"One might as well be hanged for a sheep as a lamb."
Antiproliferators are playing counterproductively with the status issue in another way by seeking to dumb down the definition of a nuclear weapon state. Commonly, this designation has been conferred upon a state when it first tests a nuclear weapon or device. Although this approach makes a good deal of sense, there are problems with it because it is possible to create an arsenal of (presumably workable) nuclear weapons without actually testing them (or before testing them), as both Israel and South Africa have demonstrated. To deal with this and other perceived problems, there has been a tendency in recent years to consider countries possessing, or capable of producing, plutonium or highly enriched uranium to be nuclear weapons states--or, as Mohammed ElBaradei, head of the International Atomic Energy Agency puts it, to be "virtual nuclear weapons states"--even though they may have no intention whatever of using the material to make nuclear weapons. Accordingly, as Hymans aptly points out, whereas 20 years ago the idea of launching a military attack on a country with a growing competence to enrich uranium would have been viewed as "completely preposterous," today it has become "common coin in the Washington security debate."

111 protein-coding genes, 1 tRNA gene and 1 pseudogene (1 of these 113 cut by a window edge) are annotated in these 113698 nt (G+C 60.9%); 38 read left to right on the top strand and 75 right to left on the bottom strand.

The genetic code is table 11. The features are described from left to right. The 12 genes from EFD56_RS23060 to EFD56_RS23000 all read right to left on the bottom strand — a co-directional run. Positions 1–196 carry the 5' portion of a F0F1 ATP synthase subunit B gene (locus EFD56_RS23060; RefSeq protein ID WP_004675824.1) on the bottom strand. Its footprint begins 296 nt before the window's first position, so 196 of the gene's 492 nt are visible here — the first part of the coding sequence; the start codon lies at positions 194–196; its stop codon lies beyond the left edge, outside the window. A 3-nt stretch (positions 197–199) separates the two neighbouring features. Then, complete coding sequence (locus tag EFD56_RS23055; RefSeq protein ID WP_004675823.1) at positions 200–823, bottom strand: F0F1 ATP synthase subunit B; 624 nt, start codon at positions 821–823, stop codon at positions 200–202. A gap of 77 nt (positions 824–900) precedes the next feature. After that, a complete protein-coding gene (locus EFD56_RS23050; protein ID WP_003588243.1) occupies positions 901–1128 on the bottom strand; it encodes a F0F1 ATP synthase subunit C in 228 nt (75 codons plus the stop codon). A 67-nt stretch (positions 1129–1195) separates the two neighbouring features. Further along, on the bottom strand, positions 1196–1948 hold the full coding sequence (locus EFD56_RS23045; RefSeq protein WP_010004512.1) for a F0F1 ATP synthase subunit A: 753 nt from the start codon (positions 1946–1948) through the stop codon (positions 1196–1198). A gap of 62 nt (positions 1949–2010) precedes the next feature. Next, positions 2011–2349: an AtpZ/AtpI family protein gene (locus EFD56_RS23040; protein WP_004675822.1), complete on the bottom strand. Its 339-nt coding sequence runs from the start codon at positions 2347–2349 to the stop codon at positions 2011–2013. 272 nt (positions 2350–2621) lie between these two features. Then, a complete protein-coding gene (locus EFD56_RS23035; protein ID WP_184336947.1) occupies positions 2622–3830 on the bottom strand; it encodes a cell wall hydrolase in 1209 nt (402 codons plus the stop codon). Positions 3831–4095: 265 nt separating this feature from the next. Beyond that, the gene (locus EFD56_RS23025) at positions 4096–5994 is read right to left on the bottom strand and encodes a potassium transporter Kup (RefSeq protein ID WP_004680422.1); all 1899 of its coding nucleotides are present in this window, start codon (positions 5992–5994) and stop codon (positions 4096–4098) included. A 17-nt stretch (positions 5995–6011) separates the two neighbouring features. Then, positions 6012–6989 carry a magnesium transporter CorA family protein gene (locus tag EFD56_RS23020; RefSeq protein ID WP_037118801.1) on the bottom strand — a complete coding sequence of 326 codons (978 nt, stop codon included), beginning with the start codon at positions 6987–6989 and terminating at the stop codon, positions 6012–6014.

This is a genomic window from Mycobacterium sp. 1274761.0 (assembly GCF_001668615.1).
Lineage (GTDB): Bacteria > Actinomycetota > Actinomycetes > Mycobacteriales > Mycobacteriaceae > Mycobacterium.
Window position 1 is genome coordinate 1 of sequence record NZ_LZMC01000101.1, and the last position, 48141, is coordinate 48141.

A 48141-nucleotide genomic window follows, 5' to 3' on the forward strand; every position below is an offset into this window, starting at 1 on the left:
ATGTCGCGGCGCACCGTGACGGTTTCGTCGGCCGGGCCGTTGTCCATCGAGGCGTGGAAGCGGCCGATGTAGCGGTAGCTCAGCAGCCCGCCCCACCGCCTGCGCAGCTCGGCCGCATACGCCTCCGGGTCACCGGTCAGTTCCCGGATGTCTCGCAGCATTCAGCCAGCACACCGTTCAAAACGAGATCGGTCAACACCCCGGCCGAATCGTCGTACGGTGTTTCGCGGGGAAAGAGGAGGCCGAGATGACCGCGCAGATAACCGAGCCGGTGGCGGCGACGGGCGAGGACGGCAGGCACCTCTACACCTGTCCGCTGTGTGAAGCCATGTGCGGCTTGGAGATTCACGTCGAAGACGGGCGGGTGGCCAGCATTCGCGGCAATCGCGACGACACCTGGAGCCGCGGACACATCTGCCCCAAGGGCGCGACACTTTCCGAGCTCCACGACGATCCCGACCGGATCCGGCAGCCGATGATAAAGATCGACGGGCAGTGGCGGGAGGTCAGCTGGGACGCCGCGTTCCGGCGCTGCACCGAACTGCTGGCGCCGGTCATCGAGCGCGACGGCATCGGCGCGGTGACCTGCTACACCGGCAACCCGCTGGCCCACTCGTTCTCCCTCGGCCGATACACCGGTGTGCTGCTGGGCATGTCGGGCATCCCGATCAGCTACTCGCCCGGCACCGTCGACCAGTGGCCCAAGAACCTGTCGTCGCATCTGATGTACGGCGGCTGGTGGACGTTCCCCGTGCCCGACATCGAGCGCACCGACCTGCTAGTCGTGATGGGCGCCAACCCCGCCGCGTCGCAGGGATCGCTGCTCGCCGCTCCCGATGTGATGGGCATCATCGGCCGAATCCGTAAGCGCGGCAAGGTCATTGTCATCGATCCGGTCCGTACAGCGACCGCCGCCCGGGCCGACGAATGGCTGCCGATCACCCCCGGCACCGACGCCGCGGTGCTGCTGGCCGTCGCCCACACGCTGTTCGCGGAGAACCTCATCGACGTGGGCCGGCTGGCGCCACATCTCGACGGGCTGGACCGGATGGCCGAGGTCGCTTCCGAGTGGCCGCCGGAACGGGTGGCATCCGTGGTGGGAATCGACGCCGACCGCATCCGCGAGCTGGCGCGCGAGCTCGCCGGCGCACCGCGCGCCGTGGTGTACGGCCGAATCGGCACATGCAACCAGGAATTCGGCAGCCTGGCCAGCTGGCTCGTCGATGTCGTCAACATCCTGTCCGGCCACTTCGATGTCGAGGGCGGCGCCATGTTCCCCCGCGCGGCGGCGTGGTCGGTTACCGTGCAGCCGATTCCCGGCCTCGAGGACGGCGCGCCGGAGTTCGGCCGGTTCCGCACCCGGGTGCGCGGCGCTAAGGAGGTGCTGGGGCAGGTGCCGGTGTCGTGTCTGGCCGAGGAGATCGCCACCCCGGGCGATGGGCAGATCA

This redefinition process not only massively underestimates the technical difficulties in fabricating a bomb--particularly for the countries antiproliferators are most worried about--but it could have the entirely perverse result of encouraging proliferation. If countries become labeled nuclear weapons states merely because they have, entirely for peaceful purposes, acquired the capacity to produce fissile material, the process effectively lowers the barriers for them to develop nuclear weapons, though perhaps only marginally so.
This is from John Mueller, Atomic Obsession: Nuclear Alarmism from Hiroshima to Al-Qaeda, 2010. It's a beautiful exercise in thinking on the margin, Pillar #3 here.